APNs counseling of families with anorexic adolescents should also take into consideration the effectiveness of using a combination of separated family therapy and the conjoint family therapy. However, caution should be taken in this approach particularly in families with conflicts. Such families should be treated using the separated family therapy approach until they have matured in the understanding and management of the illness. When this is achieved, the APNs can use the conjoint family therapy.
The findings from the literature review have significant implications for clinical education programs. Such programs should incorporate units that sensitize students as well as practicing APNs on the role of family-based therapy in addressing anorexic adolescents. Besides education programs, teaching can also be done through training programs, seminars and workshops. Through such programs, students and practicing APNs dealing with anorexic adolescents can learn more about family-based therapy: its effectiveness, implementation, applicability to patients with different characteristics. The review also suggested that teaching can be performed through the APNs to the families coping with anorexic child. By providing information to help the family gain the feeling of empowerment, this will help the family to feel much more included and valued and more effectiveness as a result.
Leadership and administration
Leadership plays an important role in clinical practice. The implementation of family-based therapy in treating anorexic adolescents can only be accomplished through the support from the leaders and managers of healthcare centers. Support from leadership/management is illustrated by their willingness to embrace the approach and their support in staff development. Staff development can be done through the provision of advanced educational opportunities, training, workshops and seminars.
Directions and Implications for Evidence Based Nursing Research: Areas for Further Study
The studies have limitations that may have influenced their outcomes. It is necessary for future studies to be carried out that address these limitations. The major limitations found include:
The use of a small sample of participants or studies
All the research studies reviewed above have used relatively small samples of participants. The problem with using a small sample lies in the inability of the findings to be generalized to the entire population. Issues of bias also arise from using small samples. The samples may therefore not be a true representation of the target population. Future studies should be conducted using a bigger sample size or a larger number of studies to eliminate problems of lack of representation.
The use of a short follow-up period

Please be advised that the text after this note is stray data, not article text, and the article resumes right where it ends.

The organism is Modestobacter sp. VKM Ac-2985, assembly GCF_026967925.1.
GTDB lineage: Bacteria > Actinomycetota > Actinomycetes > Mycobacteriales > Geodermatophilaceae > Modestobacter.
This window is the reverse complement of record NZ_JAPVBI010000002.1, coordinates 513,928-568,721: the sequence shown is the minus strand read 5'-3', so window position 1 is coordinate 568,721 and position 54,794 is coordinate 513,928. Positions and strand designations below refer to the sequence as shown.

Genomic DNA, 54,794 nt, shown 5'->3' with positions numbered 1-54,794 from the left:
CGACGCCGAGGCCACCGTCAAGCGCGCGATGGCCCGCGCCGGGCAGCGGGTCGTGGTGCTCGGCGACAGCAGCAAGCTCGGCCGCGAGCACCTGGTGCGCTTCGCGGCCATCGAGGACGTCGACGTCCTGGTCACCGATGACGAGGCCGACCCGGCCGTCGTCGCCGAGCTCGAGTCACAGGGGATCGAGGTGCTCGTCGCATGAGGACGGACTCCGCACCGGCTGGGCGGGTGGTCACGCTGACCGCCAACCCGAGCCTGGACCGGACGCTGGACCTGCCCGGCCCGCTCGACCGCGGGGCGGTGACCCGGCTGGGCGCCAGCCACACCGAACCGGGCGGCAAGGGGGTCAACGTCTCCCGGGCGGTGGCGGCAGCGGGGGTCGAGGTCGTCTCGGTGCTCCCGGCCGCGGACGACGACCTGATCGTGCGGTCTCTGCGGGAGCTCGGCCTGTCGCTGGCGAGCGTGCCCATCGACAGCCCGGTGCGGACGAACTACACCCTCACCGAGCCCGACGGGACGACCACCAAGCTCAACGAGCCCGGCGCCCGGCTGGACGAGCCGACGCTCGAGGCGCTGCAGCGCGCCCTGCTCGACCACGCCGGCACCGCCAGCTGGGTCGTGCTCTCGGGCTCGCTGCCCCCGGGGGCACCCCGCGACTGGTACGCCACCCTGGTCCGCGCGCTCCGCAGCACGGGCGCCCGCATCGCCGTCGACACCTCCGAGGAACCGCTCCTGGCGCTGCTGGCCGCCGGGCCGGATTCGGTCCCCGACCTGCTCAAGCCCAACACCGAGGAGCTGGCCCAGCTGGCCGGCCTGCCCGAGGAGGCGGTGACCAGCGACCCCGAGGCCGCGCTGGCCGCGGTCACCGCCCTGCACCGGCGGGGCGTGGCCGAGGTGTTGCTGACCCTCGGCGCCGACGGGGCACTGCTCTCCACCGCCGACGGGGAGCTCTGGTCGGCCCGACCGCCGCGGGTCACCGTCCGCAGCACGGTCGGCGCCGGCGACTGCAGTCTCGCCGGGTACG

The use of a short follow-up period has also been identified in this review. The length of the follow-up period plays a significant role in the outcomes of a study. Shorter time periods are highly likely to have more positive outcomes in the patients as compared to longer follow-up periods because the effects of the treatment intervention are still clearly evident. Future studies should therefore be carried out using relatively longer follow-up periods to determine any changes in the outcomes of the therapies.
The use of homogenous samples
The use of homogenous samples (for instance the use of families who are willing to participate in a family-based therapy and families with higher socioeconomic status) has also been identified in this review. Homogenous samples are likely to represent distinct characteristics. The sample also creates difficulties in generalizing the results to the target population. Future studies should be conducted using heterogeneous samples. The results would not only enable the researchers to identify any differences in the population but they would also be able to be generalized to the population without any bias.
Inability to obtain useful data from all participants
This problem was evident in the study conducted by Eisler et al. (2007). The researchers were unable to obtain relapse data from all the participants. This limitation may have influenced the low relapse rate found. Future studies can be carried out which will ensure that necessary data are collected from all participants.
This review has been conducted as a review of current studies focusing on family-based therapy as an intervention for treating adolescents and families suffering from anorexia nervosa. The review has shown that family-based therapy is indeed an effective intervention for addressing the illness, because it addresses the unique needs of all the family members rather than just the needs of the sufferer. Family-based therapy teaches the entire family not only how to manage and care for the ill member but also how to address the neglected needs of the other family members. In this approach, the sufferer is assisted in living a healthy normal life without losing much of their autonomy. Despite these positive outcomes revealed from the literature review, many limitations are present in the studies. These limitations can be addressed by future studies which would help in further researching the effectiveness of the family-based therapy.